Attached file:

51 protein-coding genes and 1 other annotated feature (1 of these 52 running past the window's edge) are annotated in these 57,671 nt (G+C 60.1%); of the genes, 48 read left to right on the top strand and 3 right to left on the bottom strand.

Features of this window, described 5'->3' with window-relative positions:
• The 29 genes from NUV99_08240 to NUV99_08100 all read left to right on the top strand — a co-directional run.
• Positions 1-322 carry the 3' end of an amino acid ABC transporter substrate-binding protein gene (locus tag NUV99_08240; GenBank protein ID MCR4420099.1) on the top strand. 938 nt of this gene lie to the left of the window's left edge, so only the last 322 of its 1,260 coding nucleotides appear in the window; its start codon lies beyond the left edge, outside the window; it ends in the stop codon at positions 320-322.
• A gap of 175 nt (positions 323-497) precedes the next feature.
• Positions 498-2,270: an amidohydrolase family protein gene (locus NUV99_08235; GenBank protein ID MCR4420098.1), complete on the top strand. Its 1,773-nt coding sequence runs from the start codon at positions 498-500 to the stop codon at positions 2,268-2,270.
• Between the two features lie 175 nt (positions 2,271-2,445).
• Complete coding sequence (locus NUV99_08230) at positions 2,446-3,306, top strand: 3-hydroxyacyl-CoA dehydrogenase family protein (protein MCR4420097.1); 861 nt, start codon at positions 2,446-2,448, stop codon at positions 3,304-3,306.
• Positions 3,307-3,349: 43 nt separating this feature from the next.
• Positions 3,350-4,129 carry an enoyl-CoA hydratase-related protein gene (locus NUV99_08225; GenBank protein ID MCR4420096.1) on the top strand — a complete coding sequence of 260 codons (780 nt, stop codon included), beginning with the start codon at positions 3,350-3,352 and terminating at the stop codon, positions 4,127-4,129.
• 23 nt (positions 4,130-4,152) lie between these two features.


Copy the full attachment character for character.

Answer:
51 protein-coding genes and 1 other annotated feature (1 of these 52 running past the window's edge) are annotated in these 57,671 nt (G+C 60.1%); of the genes, 48 read left to right on the top strand and 3 right to left on the bottom strand.

Features of this window, described 5'->3' with window-relative positions:
• The 29 genes from NUV99_08240 to NUV99_08100 all read left to right on the top strand — a co-directional run.
• Positions 1-322 carry the 3' end of an amino acid ABC transporter substrate-binding protein gene (locus tag NUV99_08240; GenBank protein ID MCR4420099.1) on the top strand. 938 nt of this gene lie to the left of the window's left edge, so only the last 322 of its 1,260 coding nucleotides appear in the window; its start codon lies beyond the left edge, outside the window; it ends in the stop codon at positions 320-322.
• A gap of 175 nt (positions 323-497) precedes the next feature.
• Positions 498-2,270: an amidohydrolase family protein gene (locus NUV99_08235; GenBank protein ID MCR4420098.1), complete on the top strand. Its 1,773-nt coding sequence runs from the start codon at positions 498-500 to the stop codon at positions 2,268-2,270.
• Between the two features lie 175 nt (positions 2,271-2,445).
• Complete coding sequence (locus NUV99_08230) at positions 2,446-3,306, top strand: 3-hydroxyacyl-CoA dehydrogenase family protein (protein MCR4420097.1); 861 nt, start codon at positions 2,446-2,448, stop codon at positions 3,304-3,306.
• Positions 3,307-3,349: 43 nt separating this feature from the next.
• Positions 3,350-4,129 carry an enoyl-CoA hydratase-related protein gene (locus NUV99_08225; GenBank protein ID MCR4420096.1) on the top strand — a complete coding sequence of 260 codons (780 nt, stop codon included), beginning with the start codon at positions 3,350-3,352 and terminating at the stop codon, positions 4,127-4,129.
• 23 nt (positions 4,130-4,152) lie between these two features.